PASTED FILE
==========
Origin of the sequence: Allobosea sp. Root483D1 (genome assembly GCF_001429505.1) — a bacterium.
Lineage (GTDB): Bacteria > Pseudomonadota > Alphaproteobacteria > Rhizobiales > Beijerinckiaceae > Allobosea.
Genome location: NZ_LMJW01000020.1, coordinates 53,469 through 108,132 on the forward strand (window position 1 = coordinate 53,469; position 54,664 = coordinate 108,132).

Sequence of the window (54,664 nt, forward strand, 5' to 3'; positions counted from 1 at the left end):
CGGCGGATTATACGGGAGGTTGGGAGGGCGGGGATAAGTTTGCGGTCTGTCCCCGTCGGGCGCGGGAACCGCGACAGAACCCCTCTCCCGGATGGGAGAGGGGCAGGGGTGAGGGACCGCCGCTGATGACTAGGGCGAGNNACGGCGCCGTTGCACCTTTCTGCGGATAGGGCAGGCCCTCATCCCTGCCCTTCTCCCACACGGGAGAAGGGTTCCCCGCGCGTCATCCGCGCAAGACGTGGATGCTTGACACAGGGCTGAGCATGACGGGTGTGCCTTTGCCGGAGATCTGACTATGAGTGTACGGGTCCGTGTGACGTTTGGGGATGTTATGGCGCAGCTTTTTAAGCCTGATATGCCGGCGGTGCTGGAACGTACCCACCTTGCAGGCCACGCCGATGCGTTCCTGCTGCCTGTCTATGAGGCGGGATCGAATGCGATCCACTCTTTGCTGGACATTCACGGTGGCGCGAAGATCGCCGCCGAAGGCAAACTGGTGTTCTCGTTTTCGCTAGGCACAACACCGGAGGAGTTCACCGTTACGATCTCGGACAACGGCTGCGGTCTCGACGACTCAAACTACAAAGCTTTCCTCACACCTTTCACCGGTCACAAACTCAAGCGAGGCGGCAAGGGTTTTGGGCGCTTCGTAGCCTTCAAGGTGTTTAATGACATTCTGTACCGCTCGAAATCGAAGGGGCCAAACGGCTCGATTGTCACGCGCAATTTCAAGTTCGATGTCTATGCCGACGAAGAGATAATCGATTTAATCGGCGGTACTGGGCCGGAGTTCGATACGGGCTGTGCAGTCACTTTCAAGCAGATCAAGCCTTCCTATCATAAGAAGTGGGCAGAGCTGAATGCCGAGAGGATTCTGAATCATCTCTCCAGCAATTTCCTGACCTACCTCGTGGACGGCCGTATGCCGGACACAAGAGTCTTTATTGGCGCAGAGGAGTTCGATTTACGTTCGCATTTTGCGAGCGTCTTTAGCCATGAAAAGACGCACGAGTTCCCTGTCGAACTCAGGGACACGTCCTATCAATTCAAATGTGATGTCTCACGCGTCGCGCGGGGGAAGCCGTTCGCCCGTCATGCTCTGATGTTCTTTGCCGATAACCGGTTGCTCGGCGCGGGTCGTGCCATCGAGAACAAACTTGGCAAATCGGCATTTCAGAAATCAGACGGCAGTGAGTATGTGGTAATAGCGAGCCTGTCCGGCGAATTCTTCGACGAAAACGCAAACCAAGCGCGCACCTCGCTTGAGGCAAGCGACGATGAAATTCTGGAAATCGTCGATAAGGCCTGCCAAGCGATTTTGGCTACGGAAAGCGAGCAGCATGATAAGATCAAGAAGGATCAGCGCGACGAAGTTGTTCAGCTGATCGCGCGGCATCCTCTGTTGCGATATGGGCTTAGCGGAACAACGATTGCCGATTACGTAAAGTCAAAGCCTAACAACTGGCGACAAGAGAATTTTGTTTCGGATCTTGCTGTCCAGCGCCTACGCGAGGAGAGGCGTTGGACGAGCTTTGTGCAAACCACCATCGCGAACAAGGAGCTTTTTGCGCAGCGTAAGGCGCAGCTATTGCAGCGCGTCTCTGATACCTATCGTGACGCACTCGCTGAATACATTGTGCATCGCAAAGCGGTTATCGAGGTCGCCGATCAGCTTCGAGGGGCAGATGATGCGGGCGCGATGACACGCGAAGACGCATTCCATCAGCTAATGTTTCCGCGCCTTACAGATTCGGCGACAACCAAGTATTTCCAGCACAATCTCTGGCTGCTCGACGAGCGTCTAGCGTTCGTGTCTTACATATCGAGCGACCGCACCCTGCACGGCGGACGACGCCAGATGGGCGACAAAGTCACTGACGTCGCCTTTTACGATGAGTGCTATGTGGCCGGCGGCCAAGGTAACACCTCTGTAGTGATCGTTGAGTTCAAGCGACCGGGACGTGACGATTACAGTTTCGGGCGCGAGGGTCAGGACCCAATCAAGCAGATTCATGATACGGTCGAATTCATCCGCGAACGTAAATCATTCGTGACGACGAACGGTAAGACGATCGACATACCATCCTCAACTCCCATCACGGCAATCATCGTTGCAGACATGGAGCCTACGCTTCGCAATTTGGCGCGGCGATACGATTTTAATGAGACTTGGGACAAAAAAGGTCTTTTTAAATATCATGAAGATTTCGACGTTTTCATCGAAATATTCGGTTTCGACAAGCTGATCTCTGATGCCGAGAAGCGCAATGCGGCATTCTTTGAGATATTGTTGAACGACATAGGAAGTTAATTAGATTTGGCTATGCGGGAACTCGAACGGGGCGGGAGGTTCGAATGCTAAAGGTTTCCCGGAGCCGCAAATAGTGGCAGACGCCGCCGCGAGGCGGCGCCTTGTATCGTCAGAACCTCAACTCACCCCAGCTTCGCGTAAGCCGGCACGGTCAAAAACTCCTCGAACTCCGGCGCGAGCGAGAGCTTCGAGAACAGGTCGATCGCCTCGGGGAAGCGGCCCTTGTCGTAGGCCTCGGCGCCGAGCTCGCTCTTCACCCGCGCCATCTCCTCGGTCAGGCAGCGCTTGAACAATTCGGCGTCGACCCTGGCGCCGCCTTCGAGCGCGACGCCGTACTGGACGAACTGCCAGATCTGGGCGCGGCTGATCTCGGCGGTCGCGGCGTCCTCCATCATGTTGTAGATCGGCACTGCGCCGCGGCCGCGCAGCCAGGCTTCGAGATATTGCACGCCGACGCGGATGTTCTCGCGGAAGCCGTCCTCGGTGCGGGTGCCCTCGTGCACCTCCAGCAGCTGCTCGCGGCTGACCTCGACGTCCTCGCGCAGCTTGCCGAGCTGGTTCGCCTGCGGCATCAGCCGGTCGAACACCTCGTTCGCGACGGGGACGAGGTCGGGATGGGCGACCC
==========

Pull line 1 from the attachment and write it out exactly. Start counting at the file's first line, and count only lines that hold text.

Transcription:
Origin of the sequence: Allobosea sp. Root483D1 (genome assembly GCF_001429505.1) — a bacterium.